• Kaartinen, Timo Antero (2017)
    While parallelism is easily recognizable as the source for various literary tropes, it is also important as a resource for the speakers’ dialogic engagement with the patterns of interaction and experience they embody as part of their linguistic habitus. This article explores the forms of parallelism found in a variety of speech and narrative genres in Bandanese, an Eastern Indonesian minority language with about 5,000 speakers. Bandanese abounds with parallel expressions in which speakers use part-whole relations based on social and cultural classifications to construct totalizing cognitive and value statements. At the same time, Bandanese poetics is more than just evidence of an integrated cultural world. The article analyzes interactions between tropes based on repetition and parallelism to suggest that speakers and narrators use them to create a resonance between immediate rhetorical effects and larger aesthetic positions recognized in their folk categories. A prominent example of such resonance is the use of parallelism in eloquent, public speech. When speakers use the lexical contrast between Bandanese and the regional or national majority language as a source of parallel expressions, they draw from an aesthetic in which powerful speech resonates with past and future dialogue with outsiders. Recent scholarship of parallelism and repetition encourages us to recognize that they produce potential dialogic relations on a larger scale than that of single utterances. This approach can produce valuable insights into the possibilities for innovation in and revitalization of Bandanese and other minority languages threatened by demographic change and by losing their former domains of use.
  • Hakonen, Maria; Ikäheimonen, Arsi; Hulten, Annika; Kauttonen, Janne; Koskinen, Miika; Lin, Fa-Hsuan; Lowe, Anastasia; Sams, Mikko; Jääskeläinen, Iiro P. (2022)
    Perception of the same narrative can vary between individuals depending on a listener's previous experiences. We studied whether and how cultural family background may shape the processing of an audiobook in the human brain. During functional magnetic resonance imaging (fMRI), 48 healthy volunteers from two different cultural family backgrounds listened to an audiobook depicting the intercultural social life of young adults with the respective cultural backgrounds. Shared cultural family background increased inter-subject correlation of hemodynamic activity in the left-hemispheric Heschl's gyrus, insula, superior temporal gyrus, lingual gyrus and middle temporal gyrus, in the right-hemispheric lateral occipital and posterior cingulate cortices as well as in the bilateral middle temporal gyrus, middle occipital gyrus and precuneus. Thus, cultural family background is reflected in multiple areas of speech processing in the brain and may also modulate visual imagery. After neuroimaging, the participants listened to the narrative again and, after each passage, produced a list of words that had been on their minds when they heard the audiobook during neuroimaging. Cultural family background was reflected as semantic differences in these word lists as quantified by a word2vec-generated semantic model. Our findings may depict enhanced mutual understanding between persons who share similar cultural family backgrounds.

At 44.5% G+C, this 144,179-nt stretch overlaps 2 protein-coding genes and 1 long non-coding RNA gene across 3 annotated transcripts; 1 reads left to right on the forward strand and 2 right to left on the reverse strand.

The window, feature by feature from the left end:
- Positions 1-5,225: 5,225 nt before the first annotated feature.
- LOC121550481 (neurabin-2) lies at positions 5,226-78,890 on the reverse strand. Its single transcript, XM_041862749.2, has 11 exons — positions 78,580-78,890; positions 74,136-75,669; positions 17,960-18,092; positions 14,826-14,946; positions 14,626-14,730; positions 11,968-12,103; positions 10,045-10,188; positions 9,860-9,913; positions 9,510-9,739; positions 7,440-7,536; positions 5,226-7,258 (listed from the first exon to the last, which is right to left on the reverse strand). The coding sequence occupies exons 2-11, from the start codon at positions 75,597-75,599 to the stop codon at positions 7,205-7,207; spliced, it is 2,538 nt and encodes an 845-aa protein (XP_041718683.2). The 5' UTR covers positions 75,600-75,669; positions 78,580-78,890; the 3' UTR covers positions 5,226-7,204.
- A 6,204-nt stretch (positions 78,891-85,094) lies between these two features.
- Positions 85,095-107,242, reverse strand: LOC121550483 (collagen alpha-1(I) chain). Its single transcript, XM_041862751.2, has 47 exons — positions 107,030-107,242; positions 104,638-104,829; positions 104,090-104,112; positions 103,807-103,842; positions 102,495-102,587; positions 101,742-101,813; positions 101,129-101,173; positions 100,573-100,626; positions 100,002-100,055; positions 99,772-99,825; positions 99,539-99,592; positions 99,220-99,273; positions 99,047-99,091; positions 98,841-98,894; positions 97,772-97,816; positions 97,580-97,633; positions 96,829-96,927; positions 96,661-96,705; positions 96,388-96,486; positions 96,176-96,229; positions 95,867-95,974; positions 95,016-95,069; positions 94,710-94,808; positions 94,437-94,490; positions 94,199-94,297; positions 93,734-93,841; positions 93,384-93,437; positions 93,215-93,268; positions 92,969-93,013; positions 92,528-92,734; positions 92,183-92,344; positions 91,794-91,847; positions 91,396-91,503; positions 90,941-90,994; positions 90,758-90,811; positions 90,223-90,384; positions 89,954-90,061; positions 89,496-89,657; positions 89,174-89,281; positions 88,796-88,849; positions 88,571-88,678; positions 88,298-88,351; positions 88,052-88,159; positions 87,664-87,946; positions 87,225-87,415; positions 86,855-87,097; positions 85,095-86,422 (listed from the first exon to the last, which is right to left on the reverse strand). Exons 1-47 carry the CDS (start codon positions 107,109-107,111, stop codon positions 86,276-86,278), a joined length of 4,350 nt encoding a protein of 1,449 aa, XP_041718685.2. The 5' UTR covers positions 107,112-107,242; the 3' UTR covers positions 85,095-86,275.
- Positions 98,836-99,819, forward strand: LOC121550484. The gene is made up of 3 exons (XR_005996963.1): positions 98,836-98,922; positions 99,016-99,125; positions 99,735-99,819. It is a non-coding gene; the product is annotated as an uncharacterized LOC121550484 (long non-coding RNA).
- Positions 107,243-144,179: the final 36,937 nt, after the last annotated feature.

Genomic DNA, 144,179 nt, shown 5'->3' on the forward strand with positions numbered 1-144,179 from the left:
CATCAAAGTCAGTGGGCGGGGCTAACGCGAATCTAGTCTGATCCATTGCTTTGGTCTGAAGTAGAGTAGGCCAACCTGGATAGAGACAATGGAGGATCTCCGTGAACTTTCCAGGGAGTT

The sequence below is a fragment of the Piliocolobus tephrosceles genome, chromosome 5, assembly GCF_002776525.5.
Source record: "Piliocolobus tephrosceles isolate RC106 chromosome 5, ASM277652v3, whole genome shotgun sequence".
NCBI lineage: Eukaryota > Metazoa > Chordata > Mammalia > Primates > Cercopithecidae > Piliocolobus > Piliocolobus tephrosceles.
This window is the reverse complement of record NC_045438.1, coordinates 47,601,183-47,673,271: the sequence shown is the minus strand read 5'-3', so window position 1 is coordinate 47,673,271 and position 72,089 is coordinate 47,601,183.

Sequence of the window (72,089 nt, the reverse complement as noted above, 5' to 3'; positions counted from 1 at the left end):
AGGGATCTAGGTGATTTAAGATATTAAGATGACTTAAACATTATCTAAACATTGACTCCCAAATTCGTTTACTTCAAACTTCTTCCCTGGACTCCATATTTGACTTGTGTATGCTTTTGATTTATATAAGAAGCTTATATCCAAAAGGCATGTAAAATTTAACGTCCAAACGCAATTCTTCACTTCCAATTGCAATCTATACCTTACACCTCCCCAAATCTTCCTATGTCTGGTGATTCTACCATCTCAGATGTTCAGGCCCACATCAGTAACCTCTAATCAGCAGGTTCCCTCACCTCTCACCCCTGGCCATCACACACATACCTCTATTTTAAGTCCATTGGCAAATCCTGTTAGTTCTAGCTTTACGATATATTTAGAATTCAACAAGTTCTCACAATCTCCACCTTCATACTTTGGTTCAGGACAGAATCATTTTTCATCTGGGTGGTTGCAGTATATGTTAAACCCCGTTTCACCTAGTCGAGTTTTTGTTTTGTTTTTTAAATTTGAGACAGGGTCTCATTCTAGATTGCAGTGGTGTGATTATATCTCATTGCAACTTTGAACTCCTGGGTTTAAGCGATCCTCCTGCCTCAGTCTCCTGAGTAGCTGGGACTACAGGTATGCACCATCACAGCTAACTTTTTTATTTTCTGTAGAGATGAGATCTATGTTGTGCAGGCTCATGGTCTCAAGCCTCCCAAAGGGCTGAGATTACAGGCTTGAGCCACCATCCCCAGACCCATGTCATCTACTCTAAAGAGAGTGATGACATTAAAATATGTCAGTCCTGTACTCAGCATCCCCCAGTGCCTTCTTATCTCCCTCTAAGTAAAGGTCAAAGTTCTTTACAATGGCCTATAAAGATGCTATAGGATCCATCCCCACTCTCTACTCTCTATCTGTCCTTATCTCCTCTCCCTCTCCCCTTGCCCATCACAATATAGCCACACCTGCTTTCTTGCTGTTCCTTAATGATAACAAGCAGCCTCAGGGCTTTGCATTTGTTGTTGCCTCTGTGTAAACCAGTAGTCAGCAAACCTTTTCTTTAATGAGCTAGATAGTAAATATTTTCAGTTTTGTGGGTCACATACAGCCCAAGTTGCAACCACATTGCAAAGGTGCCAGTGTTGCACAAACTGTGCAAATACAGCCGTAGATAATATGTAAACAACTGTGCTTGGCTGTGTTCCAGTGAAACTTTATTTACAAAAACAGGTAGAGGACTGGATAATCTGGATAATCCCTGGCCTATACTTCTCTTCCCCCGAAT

• Geyer, Lukas (Helsingin yliopisto, 2020)
    Following the collapse of the Soviet Union, Kyrgyz society got entangled in discussions about what it means to be Kyrgyz. Even though Kyrgyzstan has experienced a surge in nationalism over the last decades, it is only since recently that non-heteronormative sexualities are increasingly constructed as a threat to the continued existence of the Kyrgyz nation. Based on five in-depth interviews with Lesbian, Gay, Bisexual and Transgender (LGBT) individuals, I explore how they rationalise the increasing homophobia in Kyrgyz society and what kind of behavioural strategies they adopt to cope with the hostile environment. In particular, I assess whether the discursive exclusion of LGBT individuals from the Kyrgyz nation alters their relationship with the nation and the state. The research participants demonstrate an awareness for the connection between increasing nationalism and worsening attitudes against LGBT people and report corresponding adjustments in their behaviour, ranging from adaptation and hiding strategies to activism and emigration. While all respondents have a negative relationship with the Kyrgyz state, most report a decreasing sense of belonging to the Kyrgyz nation amid growing homophobia as well. These results suggest that the increased emphasis on the purportedly heteronormative nature of the Kyrgyz nation succeeds in redefining individual belonging to the nation and shifting the imagined boundaries of the nation.
  • Heikkilä, Jaana (2002)
    During the 1990s, globalisation, severe recession and changing social values among several other factors have challenged the Finnish welfare state as it was during the transition between the 1980s and the 1990s. The beginning of this paper is dedicated to describing macro-social and macroeconomic background issues as some of the factors that might have influenced the form of the Finnish welfare state. Later on, descriptive statistics have been used with the purpose of tracing potential retrenchment of the welfare state expenses and to elaborate the background information. The descriptive data indicates growth in social security expenses paid by the Finnish state, as well as rising unemployment rate, growing debt and sinking gross national product in the early 1990s. According to the same data, the national economy has recovered by the late 1990s, and social security expenses have mainly decreased simultaneously. In order to see how the welfare state has developed and reacted to the internal and external changes in the 1990s and to see how diverse social groups have been treated within the Finnish social security system, institutional revisions in three social security programs have been viewed in a narrative study. Developments in these social security programs have been compared to some presumably significant background factors in order to see if they could have affected these revisions. The conclusions are that retrenchment on the institutional level can be observed, tendency seems to be towards more activating social policies, as well as that the traditional universality of the Finnish welfare state may be fading.